Operation is slightly different to other servers that I’ve tried. When you want to put new albums on the library via the desktop of your computer, they need to go in the auto-import folder first. Then you go to the my.innuos.com page on a web browser that finds your server on the network and offers a variety of different settings including back-up, library (below) and quarantine, the latter containing problem titles, in my case these were mostly duplicates but also included a ‘damaged CD’ that I had ripped. Settings include ripping mode and speed, configuration for a Sonos library, how to play DSD and a variety of other options. You can choose between two ripping formats, WAV or full fat FLAC, that is totally uncompressed FLAC which most seem to agree is the best option from a sound and metadata perspective. To get your album files into the library, go to the import page and choose ‘from auto-import’, the Zen then looks at the metadata for the new albums and sorts them into files for standard and high resolution titles. Sometimes inevitably it can’t find them, in which case they go into the unsorted folder, these titles can usually be found with the app but are not as well filed, ending up in the unknown artist folder for instance. The web browser approach makes up for the absence of a screen on the server and associated navigation buttons, and in truth is a far easier and more comprehensive method for managing the device.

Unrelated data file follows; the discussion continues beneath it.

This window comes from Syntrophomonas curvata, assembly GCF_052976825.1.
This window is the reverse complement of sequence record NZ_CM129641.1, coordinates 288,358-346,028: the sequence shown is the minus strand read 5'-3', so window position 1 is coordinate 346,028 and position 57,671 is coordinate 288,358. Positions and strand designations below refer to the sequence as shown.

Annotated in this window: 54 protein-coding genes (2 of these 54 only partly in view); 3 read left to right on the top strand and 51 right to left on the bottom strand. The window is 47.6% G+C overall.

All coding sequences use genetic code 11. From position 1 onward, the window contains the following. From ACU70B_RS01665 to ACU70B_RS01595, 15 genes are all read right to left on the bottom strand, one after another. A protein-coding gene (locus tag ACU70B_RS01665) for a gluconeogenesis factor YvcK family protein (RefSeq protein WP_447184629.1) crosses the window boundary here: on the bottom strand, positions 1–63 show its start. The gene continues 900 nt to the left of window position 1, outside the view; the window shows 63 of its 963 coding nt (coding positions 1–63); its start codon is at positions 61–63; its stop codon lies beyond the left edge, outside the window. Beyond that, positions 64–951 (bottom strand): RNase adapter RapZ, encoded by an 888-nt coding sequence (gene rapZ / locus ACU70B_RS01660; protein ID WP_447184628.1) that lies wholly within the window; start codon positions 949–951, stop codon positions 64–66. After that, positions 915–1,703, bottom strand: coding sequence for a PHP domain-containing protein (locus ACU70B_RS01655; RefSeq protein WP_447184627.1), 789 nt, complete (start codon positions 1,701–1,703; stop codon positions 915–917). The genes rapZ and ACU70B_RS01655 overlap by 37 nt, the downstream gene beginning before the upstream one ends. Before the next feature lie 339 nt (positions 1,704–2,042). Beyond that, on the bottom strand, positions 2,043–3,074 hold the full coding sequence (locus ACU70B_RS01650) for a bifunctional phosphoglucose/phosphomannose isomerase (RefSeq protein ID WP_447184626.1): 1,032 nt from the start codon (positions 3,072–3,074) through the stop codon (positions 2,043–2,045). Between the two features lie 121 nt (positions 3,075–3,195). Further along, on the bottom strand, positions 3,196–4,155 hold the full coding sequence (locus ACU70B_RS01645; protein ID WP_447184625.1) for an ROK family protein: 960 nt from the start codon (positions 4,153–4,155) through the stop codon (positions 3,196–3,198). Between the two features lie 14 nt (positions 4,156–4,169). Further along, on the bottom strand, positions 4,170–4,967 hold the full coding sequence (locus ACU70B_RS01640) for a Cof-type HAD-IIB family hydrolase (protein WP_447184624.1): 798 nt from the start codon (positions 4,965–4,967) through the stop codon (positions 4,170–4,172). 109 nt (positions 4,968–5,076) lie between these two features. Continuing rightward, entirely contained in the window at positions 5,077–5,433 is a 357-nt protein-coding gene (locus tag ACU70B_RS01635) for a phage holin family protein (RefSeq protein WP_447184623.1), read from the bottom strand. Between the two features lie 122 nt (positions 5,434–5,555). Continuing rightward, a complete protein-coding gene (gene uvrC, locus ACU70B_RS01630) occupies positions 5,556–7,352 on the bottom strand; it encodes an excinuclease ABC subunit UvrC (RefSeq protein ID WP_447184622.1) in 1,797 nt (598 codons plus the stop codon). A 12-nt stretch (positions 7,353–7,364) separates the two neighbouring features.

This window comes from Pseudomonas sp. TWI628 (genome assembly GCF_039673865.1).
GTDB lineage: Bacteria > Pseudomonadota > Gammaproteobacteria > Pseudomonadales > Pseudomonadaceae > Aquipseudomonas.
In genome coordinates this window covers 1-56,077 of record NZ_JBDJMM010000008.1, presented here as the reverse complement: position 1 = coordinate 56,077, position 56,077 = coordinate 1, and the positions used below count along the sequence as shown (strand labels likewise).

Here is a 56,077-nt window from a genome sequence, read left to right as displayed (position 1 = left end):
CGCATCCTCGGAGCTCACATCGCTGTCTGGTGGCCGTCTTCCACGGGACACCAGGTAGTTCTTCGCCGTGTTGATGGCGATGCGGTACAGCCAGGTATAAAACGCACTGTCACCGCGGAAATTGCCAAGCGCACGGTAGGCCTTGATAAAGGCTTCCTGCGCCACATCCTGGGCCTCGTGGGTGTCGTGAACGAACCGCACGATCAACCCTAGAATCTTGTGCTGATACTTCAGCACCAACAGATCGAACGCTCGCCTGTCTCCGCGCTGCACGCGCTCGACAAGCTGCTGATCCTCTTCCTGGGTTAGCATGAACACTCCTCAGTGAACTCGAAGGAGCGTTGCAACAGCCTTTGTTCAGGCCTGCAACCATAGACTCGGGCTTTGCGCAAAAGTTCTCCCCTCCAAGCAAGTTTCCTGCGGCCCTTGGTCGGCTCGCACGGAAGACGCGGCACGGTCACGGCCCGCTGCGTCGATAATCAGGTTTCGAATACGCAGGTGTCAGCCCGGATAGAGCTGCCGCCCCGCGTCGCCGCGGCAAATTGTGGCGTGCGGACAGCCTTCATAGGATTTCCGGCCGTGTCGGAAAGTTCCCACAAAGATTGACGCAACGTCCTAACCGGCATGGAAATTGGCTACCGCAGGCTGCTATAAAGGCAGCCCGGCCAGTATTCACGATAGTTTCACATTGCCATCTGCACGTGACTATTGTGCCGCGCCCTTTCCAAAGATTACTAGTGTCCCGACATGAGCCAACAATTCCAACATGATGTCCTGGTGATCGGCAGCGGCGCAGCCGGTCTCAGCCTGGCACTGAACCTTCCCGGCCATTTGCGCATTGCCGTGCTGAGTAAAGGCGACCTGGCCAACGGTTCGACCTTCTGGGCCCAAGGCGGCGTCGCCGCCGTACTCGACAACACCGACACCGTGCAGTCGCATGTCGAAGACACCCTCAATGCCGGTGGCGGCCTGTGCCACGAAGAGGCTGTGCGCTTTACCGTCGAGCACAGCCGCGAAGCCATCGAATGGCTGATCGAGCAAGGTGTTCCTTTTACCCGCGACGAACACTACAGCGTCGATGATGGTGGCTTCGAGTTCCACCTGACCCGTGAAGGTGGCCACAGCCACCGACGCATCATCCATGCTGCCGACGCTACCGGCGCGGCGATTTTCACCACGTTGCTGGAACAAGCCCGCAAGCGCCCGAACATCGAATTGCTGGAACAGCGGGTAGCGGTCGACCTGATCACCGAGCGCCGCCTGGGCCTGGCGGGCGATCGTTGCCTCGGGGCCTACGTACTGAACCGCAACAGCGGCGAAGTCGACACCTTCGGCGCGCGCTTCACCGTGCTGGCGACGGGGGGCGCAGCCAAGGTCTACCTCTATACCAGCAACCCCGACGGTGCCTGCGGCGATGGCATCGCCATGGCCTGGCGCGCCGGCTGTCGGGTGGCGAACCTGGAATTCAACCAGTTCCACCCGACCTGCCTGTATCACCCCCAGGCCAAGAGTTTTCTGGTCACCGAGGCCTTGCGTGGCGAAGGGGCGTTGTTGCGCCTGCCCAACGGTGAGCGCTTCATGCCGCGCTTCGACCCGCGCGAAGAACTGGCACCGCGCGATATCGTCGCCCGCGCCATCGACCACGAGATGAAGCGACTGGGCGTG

In the system the Zen performed very well via both USB and Ethernet connections, delivering a relaxed, open and well focused result with a range of different music. Timing is also good for the price, this is one area where digital sources regularly fall down and while I have heard better from a server, I haven’t done so at this price. What you want from a server is a quiet, reliable and easy to use source of data that your DAC or streamer can turn into an analogue signal. With a reasonably revealing system the differences between servers can be surprisingly large, the more affordable examples tend to sound more digital in the old fashioned sense of having a slight graininess, a distortion that’s more obvious in the treble but which pervades the entire spectrum. The Zen MkII does not have this quality, it is as clean and smooth as you like, which means that the music it supplies has a freedom from artifice, a naturalness in fact, that is hard to beat with other digital sources.